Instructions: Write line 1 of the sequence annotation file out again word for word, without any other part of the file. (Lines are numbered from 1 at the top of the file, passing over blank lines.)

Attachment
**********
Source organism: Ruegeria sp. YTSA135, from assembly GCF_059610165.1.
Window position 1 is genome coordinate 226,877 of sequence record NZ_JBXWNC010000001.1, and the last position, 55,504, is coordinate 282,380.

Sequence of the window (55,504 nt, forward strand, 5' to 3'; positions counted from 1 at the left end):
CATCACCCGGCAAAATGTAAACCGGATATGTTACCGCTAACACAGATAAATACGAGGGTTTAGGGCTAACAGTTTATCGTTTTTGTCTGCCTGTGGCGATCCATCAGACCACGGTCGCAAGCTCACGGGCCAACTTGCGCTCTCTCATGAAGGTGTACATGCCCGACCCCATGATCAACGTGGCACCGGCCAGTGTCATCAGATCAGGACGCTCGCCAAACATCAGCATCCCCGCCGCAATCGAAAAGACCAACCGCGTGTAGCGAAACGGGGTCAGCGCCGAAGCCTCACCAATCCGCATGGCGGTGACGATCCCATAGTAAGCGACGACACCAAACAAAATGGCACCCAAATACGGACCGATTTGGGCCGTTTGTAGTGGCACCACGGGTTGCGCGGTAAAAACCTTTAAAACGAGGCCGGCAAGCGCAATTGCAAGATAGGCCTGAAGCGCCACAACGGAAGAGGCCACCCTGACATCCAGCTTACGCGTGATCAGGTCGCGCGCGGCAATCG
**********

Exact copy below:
Source organism: Ruegeria sp. YTSA135, from assembly GCF_059610165.1.